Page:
See the epic of Enki and Ninhursga: “Uttu enticed her all too willing great-grandfather, the Sumerian subterranean freshwater god Enki” (S. Shifra and Jacob eds., In Those Days: Anthology of Mesopotamian Literature in Hebrew [Tel Aviv: Am Oved, 1996], pp. 64–66; in Hebrew). In Greek literature, Myrhha (or Smyrna) fell in love with her father, King Cinyras the Cyprian, “and climb[ed] into his bed one dark night, when her nurse had made him too drunk to realize what he was doing” (Robert Graves, The Greek Myths [London: Penguin, 1960], sec. 18h, p. 69).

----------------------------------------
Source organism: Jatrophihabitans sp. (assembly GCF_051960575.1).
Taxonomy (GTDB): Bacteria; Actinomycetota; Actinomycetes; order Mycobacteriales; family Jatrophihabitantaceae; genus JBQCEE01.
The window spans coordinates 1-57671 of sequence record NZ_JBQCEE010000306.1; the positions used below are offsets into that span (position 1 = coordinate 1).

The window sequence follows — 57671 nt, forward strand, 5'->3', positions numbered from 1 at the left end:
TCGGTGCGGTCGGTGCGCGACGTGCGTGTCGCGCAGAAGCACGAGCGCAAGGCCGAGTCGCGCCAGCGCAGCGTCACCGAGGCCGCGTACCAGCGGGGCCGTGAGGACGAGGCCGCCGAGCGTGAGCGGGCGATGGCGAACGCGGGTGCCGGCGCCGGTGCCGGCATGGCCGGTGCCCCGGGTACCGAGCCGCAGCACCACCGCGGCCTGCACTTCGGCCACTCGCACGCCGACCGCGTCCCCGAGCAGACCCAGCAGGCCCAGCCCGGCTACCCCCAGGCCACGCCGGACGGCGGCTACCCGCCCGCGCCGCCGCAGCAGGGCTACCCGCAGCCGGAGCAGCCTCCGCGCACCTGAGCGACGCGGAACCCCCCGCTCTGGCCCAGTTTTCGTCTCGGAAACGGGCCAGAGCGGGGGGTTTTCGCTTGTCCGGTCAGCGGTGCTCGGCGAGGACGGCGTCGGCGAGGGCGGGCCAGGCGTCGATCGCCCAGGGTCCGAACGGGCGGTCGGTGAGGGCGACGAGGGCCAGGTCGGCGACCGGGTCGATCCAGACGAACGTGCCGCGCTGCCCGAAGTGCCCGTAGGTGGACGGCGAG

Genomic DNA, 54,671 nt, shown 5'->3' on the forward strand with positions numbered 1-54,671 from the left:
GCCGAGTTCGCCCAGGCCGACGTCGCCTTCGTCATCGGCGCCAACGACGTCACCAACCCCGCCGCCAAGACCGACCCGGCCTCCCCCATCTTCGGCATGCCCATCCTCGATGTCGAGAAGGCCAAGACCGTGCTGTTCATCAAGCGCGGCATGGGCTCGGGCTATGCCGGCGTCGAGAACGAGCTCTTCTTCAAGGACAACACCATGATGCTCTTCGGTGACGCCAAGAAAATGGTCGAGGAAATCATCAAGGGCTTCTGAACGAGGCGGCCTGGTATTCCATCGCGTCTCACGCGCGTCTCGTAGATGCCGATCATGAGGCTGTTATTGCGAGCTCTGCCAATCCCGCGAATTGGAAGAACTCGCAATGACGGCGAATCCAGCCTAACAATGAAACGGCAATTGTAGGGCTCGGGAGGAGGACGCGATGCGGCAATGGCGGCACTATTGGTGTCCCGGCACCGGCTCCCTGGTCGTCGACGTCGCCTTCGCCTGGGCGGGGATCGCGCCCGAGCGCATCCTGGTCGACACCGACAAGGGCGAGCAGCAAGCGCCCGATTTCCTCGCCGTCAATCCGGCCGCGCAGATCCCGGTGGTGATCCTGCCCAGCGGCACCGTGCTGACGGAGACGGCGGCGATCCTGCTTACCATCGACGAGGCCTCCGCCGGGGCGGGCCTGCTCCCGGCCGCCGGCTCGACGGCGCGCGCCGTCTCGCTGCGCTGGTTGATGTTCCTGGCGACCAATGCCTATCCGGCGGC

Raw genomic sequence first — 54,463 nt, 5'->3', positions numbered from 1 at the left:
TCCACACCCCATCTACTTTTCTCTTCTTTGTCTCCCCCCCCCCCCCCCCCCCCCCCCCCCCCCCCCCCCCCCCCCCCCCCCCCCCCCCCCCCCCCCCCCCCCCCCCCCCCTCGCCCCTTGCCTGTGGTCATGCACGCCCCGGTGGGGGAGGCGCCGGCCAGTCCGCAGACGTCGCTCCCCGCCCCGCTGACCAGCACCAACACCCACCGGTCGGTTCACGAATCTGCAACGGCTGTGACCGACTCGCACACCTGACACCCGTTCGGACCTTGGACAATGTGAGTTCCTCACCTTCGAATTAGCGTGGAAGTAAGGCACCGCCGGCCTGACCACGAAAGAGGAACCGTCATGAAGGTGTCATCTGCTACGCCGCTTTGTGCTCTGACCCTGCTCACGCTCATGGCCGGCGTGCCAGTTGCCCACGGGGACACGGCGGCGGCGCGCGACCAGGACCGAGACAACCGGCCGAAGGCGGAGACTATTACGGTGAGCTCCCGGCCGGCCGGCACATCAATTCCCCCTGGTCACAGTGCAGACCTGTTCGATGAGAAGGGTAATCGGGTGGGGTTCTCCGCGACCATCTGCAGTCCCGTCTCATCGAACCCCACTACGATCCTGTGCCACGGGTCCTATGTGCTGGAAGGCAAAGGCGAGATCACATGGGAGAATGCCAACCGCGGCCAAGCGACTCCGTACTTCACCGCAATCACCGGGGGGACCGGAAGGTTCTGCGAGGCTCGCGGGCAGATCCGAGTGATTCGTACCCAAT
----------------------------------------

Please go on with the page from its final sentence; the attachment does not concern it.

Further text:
The word recalls a method of taking an important vow in which one person would put his hand “under the thigh” of another (see Genesis 24:2–3, involving Abraham and his servant, and Genesis 47:29, concerning Jacob and Joseph). Nahum Sarna explains that “interpreters are unanimous that the thigh refers to the genital organ” (Genesis, JPS Torah Commentary [Philadelphia: Jewish Publication Society, 1989], p. 162). Also see R. David Freedman, “‘Put Your Hand Under My Thigh’—The Patriarchal Oath,” BAR 02:02.
Uncovering the wing of the coat or cloak means having incestuous relations (see Deuteronomy 23:1 and 27:20 in the NJPS version), while taking shelter under the wing of a man’s (or God’s) coat or cloak refers to marriage or symbolic marriage (see Ezekiel 16:8).